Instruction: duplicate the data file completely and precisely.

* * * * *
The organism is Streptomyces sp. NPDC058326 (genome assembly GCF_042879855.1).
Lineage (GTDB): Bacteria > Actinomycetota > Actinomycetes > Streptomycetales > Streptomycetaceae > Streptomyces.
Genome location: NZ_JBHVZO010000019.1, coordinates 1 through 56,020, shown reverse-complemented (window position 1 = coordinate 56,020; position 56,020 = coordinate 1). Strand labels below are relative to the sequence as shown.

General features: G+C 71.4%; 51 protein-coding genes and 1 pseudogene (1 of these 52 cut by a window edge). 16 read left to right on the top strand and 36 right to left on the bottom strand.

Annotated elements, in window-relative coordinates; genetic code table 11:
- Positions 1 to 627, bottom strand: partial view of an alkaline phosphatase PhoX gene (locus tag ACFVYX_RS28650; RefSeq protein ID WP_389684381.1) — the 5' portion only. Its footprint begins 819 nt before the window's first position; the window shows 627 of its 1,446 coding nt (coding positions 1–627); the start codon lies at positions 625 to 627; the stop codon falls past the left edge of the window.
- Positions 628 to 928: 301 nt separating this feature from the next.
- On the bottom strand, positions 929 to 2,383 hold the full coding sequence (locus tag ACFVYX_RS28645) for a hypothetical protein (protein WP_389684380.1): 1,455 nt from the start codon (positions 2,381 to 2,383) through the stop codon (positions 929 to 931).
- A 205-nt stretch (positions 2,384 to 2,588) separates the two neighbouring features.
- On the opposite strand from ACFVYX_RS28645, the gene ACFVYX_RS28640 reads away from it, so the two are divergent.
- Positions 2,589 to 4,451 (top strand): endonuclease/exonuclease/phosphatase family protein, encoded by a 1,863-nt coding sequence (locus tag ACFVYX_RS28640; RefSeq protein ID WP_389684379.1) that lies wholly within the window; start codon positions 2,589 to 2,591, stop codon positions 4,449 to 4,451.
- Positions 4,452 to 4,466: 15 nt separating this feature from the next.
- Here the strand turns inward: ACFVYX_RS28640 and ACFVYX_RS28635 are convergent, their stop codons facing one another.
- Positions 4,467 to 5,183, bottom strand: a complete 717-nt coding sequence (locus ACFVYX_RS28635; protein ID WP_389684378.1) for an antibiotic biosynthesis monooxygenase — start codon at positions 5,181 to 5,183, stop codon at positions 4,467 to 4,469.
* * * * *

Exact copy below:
The organism is Streptomyces sp. NPDC058326 (genome assembly GCF_042879855.1).
Lineage (GTDB): Bacteria > Actinomycetota > Actinomycetes > Streptomycetales > Streptomycetaceae > Streptomyces.
Genome location: NZ_JBHVZO010000019.1, coordinates 1 through 56,020, shown reverse-complemented (window position 1 = coordinate 56,020; position 56,020 = coordinate 1). Strand labels below are relative to the sequence as shown.

General features: G+C 71.4%; 51 protein-coding genes and 1 pseudogene (1 of these 52 cut by a window edge). 16 read left to right on the top strand and 36 right to left on the bottom strand.

Annotated elements, in window-relative coordinates; genetic code table 11:
- Positions 1 to 627, bottom strand: partial view of an alkaline phosphatase PhoX gene (locus tag ACFVYX_RS28650; RefSeq protein ID WP_389684381.1) — the 5' portion only. Its footprint begins 819 nt before the window's first position; the window shows 627 of its 1,446 coding nt (coding positions 1–627); the start codon lies at positions 625 to 627; the stop codon falls past the left edge of the window.
- Positions 628 to 928: 301 nt separating this feature from the next.
- On the bottom strand, positions 929 to 2,383 hold the full coding sequence (locus tag ACFVYX_RS28645) for a hypothetical protein (protein WP_389684380.1): 1,455 nt from the start codon (positions 2,381 to 2,383) through the stop codon (positions 929 to 931).
- A 205-nt stretch (positions 2,384 to 2,588) separates the two neighbouring features.
- On the opposite strand from ACFVYX_RS28645, the gene ACFVYX_RS28640 reads away from it, so the two are divergent.
- Positions 2,589 to 4,451 (top strand): endonuclease/exonuclease/phosphatase family protein, encoded by a 1,863-nt coding sequence (locus tag ACFVYX_RS28640; RefSeq protein ID WP_389684379.1) that lies wholly within the window; start codon positions 2,589 to 2,591, stop codon positions 4,449 to 4,451.
- Positions 4,452 to 4,466: 15 nt separating this feature from the next.
- Here the strand turns inward: ACFVYX_RS28640 and ACFVYX_RS28635 are convergent, their stop codons facing one another.
- Positions 4,467 to 5,183, bottom strand: a complete 717-nt coding sequence (locus ACFVYX_RS28635; protein ID WP_389684378.1) for an antibiotic biosynthesis monooxygenase — start codon at positions 5,181 to 5,183, stop codon at positions 4,467 to 4,469.